New York attorney-general to begin antitrust probe of Facebook

Google also likely to come under investigation from other US states

Facebook. File photograph: Loic Venance/AFP/Getty

Facebook. File photograph: Loic Venance/AFP/Getty

 

Senior officials from across the US are due to launch antitrust investigations into both Facebook and Google, as the political pressure increases on large technology companies.

Letitia James, the New York attorney-general, announced on Friday she would begin a probe into Facebook, looking at whether the social media company had suppressed competition and harmed consumers in the process. Other states, including Colorado, Florida and Ohio, will also take part in the probe.

Ms James said in a statement: “Even the largest social-media platform in the world must follow the law and respect consumers. I am proud to be leading a bipartisan coalition of attorneys-general in investigating whether Facebook has stifled competition and put users at risk.

“We will use every investigative tool at our disposal to determine whether Facebook’s actions may have endangered consumer data, reduced the quality of consumers’ choices, or increased the price of advertising.”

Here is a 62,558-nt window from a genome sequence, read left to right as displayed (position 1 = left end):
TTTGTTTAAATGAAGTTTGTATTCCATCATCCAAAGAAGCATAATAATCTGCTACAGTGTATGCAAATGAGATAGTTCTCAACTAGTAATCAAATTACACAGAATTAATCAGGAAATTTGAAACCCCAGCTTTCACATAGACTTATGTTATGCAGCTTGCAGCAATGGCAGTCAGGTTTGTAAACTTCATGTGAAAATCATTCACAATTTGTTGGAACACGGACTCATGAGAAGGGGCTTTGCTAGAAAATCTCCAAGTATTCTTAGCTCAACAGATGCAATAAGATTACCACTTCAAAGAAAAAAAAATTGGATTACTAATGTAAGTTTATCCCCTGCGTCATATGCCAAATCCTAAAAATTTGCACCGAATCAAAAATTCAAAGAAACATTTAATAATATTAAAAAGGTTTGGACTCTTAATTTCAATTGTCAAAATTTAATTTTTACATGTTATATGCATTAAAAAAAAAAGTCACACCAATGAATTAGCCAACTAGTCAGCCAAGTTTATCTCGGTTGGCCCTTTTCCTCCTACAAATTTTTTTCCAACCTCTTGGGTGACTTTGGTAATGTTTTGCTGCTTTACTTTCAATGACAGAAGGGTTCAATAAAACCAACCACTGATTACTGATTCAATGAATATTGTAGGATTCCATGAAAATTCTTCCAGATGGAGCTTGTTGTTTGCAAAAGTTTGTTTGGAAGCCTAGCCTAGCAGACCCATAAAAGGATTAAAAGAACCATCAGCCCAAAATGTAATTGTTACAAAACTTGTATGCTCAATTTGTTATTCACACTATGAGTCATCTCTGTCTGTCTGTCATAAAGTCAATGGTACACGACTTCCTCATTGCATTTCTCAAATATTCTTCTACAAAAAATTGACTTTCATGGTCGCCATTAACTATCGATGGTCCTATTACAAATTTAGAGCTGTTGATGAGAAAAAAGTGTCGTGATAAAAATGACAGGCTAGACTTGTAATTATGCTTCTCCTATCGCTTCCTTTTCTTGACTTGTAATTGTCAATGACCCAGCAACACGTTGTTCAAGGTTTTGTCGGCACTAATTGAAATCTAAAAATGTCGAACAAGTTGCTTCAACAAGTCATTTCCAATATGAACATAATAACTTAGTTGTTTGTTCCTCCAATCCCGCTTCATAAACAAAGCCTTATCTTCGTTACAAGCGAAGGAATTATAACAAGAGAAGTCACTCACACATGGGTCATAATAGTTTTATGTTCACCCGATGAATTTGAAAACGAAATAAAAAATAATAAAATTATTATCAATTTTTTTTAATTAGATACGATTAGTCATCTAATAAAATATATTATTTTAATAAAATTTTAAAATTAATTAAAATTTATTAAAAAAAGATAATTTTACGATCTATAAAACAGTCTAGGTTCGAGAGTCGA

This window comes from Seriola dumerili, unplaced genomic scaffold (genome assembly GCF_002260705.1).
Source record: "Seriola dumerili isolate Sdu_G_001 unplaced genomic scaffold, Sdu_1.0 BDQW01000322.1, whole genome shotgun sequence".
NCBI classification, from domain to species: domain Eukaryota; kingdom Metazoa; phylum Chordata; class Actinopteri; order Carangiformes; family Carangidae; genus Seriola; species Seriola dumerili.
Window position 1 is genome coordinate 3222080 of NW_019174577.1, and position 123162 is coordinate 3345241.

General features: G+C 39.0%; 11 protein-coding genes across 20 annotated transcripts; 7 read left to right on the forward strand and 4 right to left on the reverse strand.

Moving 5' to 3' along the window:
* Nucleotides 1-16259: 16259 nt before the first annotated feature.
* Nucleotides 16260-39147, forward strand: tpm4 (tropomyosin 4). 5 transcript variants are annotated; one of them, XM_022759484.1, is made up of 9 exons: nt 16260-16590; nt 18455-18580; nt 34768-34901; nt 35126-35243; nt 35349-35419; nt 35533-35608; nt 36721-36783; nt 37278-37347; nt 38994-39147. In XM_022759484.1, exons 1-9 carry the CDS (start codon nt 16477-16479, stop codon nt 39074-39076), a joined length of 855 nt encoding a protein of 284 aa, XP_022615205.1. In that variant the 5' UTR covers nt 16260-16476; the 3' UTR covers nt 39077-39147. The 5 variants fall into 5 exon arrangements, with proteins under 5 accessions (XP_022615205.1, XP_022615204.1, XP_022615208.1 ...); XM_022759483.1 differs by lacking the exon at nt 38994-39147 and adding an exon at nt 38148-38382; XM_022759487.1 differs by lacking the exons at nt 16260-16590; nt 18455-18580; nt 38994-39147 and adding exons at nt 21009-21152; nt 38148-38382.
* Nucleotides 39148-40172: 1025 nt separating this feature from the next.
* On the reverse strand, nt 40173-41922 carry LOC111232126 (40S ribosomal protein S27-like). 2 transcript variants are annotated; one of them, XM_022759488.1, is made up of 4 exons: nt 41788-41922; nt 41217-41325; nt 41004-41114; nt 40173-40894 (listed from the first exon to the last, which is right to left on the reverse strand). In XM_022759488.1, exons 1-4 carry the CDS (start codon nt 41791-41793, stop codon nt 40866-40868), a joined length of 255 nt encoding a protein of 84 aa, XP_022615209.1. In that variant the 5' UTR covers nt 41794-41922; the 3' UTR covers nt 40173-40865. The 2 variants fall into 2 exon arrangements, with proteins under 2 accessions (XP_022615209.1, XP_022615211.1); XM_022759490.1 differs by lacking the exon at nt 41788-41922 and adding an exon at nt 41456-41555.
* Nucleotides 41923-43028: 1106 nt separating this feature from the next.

Google inquiry

Separately, people close to the process have said state attorneys-general are also due to announce a separate investigation into Google, which will also look at antitrust issues.

That move is being led by the Texas attorney-general, one person briefed on the situation said. The Texas attorney-general did not comment.

Both companies have found themselves under pressure from regulators in recent months over privacy and antitrust concerns.

Earlier this week Google and its video subsidiary YouTube agreed to pay $170 million (€154 million) after being accused of illegally gathering children’s data without obtaining the consent of their parents.

Meanwhile, Facebook has said it is under investigation by the Federal Trade Commission over competition issues, having just agreed to pay a record $5 billion settlement for privacy violations. – Copyright The Financial Times Limited 2019